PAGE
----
Salt-paper print from a collodion glass negative, 30.8 x 23.7 cm.
BnF, Prints and Photographs Department, EO-99 (1)-PET FOL
© Bibliothèque nationale de France
The sculptor Émile Blavier presented a bust of his friend Adrien Tournachon at the 1852 salon. Théophile Gautier described the bust thus in La Presse: "The terracotta bust of Mr. Adrien Tournachon by Mr. Blavier has the lively ardor, bright eyes, open and quivering nostrils of Caffieri's best terracottas […]. It is undoubtedly the most remarkable bust in this salon." Maxime Du Camp, editor-in-chief of the Revue de Paris, praised it no less lavishly: "The most stunning bust in this salon […]: the lively head, topped with abundant hair and emerging from a large-bowed cravat tied wrapped around a powerful neck, has been ravishingly well executed." In L’Éclair, Cornelius Holff joined the chorus: "It is a […] strong and powerul head, thrown back à la Mirabeau."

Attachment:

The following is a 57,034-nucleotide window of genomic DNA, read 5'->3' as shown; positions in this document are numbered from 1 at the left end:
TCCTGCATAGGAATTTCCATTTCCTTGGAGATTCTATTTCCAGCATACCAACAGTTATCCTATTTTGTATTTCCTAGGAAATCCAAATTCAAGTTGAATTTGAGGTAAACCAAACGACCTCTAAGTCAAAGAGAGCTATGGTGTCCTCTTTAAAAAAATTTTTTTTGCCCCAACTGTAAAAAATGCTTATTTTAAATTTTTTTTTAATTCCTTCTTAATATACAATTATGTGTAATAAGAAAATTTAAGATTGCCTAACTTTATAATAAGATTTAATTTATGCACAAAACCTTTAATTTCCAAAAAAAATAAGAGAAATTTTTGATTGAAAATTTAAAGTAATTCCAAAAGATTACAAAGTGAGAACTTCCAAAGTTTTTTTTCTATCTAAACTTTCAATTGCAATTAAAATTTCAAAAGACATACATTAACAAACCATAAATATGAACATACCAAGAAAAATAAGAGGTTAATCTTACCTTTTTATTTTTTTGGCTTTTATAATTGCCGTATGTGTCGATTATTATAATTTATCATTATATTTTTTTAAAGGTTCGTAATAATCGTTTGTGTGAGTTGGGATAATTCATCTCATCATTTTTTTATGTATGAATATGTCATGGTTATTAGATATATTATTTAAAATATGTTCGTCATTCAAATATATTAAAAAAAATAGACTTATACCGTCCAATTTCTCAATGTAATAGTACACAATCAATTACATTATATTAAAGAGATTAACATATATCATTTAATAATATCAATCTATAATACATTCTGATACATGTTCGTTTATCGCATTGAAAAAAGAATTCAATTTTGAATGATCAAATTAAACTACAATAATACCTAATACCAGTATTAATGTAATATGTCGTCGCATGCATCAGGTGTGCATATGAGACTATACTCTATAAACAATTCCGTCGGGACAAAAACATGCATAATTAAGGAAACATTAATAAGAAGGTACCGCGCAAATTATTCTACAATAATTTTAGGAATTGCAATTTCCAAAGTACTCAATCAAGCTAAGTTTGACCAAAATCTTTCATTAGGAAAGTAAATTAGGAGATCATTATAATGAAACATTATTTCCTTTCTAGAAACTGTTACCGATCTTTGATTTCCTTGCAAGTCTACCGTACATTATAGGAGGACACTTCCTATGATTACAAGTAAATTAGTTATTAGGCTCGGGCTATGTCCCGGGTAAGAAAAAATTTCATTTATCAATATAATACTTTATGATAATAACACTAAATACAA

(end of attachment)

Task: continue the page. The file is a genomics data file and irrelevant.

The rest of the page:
In 1860, he made the allegories that adorned the façade of Félix Nadar's studio on Boulevard des Capucines. None of those works' whereabouts are currently known.